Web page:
Tag Archive: corruption


By Amber Loper

It is rare for Mary Shelley’s “Frankenstein” to be recommended for the purpose of deeper understanding. In fact, the only exposure children and adults alike receive, if not read in High School, is that of it’s hideous poster child: Frankenstein’s Monster. When Halloween rolls around, the mislabeled “Frankenstein” is at every corner, as the face of true horror. However, this symbol of terror and fear isn’t what our society has painted him out to be.

It is impossible to overlook that Frankenstein’s Monster can talk, think, and feel just as you and I can if the book is read. His intelligent growth is the turning point of the novel and it’s at this point that it must be asked: Where did we go wrong? Did anyone ever truly acknowledge the soul inside the Creation, or did we only ever care about his monstrous exterior features? It is at this point of discovery, that the reader begins rooting for the monster and sneering at his creator. As if to be a monster, one must be entirely un-relatable. This isn’t the case. The most frightening monsters of all are those we can relate to and see inside ourselves. Which is why Dr. Frankenstein is at once, the true monster, and the most relatable character.

Dr. Frankenstein is so innately human in his pursuit for knowledge and science that he is the true reason this story is horrific. He makes scientific break throughs no other scientist had done before as he inserts himself into the shoes of God, but at what cost? He felt righteous in his pursuit, and noble, but only after the fact did he realize what horrors he had dabbled in. No one wants to admit they are anything like Dr. Frankenstein, but as a whole, mankind has found innumerable ways to cause death and destruction by means of “progress”.

Frankenstein’s Monster is, at first, pure and innocent. He is unaware of the deplorable things mankind is capable of, much like an infant. I would love to relate to such a pure creature, but I know all too well how human nature’s truest form is corruption. After all, would we not have remembered Frankenstein’s Monster as innocent instead of turning him into the Halloween Monster he is today if we weren’t?

“Your scientists were so preoccupied with whether or not they could, they didn’t stop to think if they should.” ~ Jurassic Park

The wrongful execution of Justine serves as a symbolic backdrop for the corruption of good. What Justine represents is a pure, well-intentioned spirit who, when constantly pushed to a corner by negative outside forces, cannot help but cave in. She mentions to Elizabeth how she did confess to killing William, but only out of duress and fear; “ever since [she] was condemned, [her] confessor had besieged [her]; he threatened and menaced, until [she] almost began to think that [she] was the monster that he said [she] was” (Shelley 83). What we have here is a clear case of someone who, while innocent and well-intentioned, could not think ahead to see just exactly what she was sacrificing by letting the negative attacks affect her. The sheer gravity of a murder charge, with its punishment of execution, eventually became secondary to the vicious corruptive influence of her confessor, in Justine’s mind. She took his words to heart more than the truth that lay within her due to just how convincing and insistent he was. The confessor even started to “threaten excommunication and hell fire in [her] last moments, if [she] continued obdurate” (Shelley 83). Punishment in the afterlife for something she didn’t do, but something that her confessor convinced her to believe. Such compelling words, added to the fact that there was “none to support [her]; all looked on [her] as a wretch doomed to ignominy and perdition” (Shelley 83-84). This just demonstrates the sheer power of the people around you: she was swayed to conform to what everyone else believed, despite the complete falsehood of such beliefs. She, as a result, lies to herself, and her pure innocence is ruined.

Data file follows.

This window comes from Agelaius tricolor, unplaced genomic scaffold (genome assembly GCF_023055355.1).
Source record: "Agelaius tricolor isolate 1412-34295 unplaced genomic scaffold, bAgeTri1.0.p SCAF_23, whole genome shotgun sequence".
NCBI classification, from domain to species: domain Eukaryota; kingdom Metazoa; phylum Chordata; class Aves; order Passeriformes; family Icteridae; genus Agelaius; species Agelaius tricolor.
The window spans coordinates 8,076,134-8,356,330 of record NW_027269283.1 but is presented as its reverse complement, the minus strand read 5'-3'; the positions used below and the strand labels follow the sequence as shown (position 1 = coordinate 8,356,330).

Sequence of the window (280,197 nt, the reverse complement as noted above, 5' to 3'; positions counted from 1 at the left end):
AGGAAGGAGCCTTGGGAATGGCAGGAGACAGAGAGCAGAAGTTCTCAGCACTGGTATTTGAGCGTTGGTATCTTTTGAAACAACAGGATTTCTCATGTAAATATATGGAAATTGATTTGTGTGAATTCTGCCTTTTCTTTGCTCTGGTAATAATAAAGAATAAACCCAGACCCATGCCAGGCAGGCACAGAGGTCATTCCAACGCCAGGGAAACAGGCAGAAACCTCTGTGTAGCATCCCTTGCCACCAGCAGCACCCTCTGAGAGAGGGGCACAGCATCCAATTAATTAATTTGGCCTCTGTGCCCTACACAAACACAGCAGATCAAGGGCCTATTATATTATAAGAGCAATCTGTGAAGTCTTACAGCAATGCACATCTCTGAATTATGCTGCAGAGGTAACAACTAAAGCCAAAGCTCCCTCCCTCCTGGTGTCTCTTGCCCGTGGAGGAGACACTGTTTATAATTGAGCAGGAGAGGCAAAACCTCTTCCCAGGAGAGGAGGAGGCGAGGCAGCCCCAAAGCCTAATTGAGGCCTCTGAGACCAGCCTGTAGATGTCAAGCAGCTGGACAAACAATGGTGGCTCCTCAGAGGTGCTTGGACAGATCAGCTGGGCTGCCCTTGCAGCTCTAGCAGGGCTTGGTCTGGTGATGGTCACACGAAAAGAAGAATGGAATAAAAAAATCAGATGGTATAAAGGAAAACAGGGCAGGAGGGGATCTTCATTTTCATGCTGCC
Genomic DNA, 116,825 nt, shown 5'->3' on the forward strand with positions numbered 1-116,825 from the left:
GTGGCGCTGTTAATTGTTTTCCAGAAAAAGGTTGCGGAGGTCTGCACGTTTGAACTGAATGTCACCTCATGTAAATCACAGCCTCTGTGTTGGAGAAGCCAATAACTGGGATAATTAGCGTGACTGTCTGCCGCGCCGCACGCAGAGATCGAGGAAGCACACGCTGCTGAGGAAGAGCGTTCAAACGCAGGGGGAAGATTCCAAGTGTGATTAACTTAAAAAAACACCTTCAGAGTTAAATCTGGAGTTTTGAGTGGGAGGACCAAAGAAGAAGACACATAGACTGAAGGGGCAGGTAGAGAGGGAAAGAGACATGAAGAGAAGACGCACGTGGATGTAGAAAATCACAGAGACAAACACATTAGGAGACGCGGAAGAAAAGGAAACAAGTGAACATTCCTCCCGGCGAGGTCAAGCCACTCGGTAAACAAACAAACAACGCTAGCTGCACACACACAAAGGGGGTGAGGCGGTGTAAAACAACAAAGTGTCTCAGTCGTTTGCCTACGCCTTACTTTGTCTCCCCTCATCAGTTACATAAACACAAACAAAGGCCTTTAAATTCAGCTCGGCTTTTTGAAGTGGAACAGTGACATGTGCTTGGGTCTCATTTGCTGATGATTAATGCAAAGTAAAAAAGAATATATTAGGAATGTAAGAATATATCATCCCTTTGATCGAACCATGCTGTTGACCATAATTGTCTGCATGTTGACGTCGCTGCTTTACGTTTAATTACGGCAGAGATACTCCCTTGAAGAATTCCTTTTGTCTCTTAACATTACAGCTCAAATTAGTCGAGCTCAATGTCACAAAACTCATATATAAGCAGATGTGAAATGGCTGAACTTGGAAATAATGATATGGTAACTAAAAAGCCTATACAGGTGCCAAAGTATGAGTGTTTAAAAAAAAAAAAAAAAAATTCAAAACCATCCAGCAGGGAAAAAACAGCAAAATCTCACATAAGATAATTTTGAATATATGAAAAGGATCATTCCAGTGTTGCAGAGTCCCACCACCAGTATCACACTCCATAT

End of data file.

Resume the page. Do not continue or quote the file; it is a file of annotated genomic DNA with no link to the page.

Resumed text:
This is a strong corollary to the death of justice and ideological purity during the French Revolution. Good intentions and aspirations were what fueled the start of the Revolution, with the rise and empowerment of the poor, downtrodden Third Estate and the subsequent goal of securing equality and justice under the law. William Godwin aspires to see this occur as much himself, as he states in his 1793 Enquiry Concerning Political Justice: “To the general mass of the adherents of equality… if there be any force in the arguments of this work, we seem authorized to deduce thus much from them, that truth is irresistible. Let then this axiom be the rudder of our undertakings” (Godwin 789). Note how very non-forceful and non-threatening he is with stating his personal opinions by stating how there is, above all, only one “force” in his work which calls for special attention. This tone of his indicates how he wants the reader to be eased in comfortably to his opinions. His conviction that “truth is irresistible” is undoubtedly a tenet that justice strives to uphold, and a tenet that poor Justine could not uphold herself. She was swayed by negative outside forces, and so was the Revolution itself. His hope that truth’s irresistible nature would lead to it always being championed and protected, that it would be the “rudder,” the fuel to people’s fire, sadly is not the case, due to simple human fallibility. Sure, truth as an ideal should in theory always be defended no matter what the circumstances are, but circumstances definitely do matter. Justine’s circumstances– she was lonely, with everyone around her condemning her about what she allegedly did, and with a corruptive confessor by her side, constantly feeding her lies– shook her inner core, to the point where she could not help but be swayed in the end. The same goes for what happened to the French Revolution: the noble ideals championed at the outset of the Revolution soon gave way to extremist influences, with truth and justice eventually being discarded, giving way to tyranny, with the Reign of Terror being a good example of that. Proper truth and justice, and those championing it, were drowned out by the surge of radicals. The inner core of the Revolution was thus corrupted, much like poor Justine, and Justine’s as well as Godwin’s best intentions were left unfulfilled.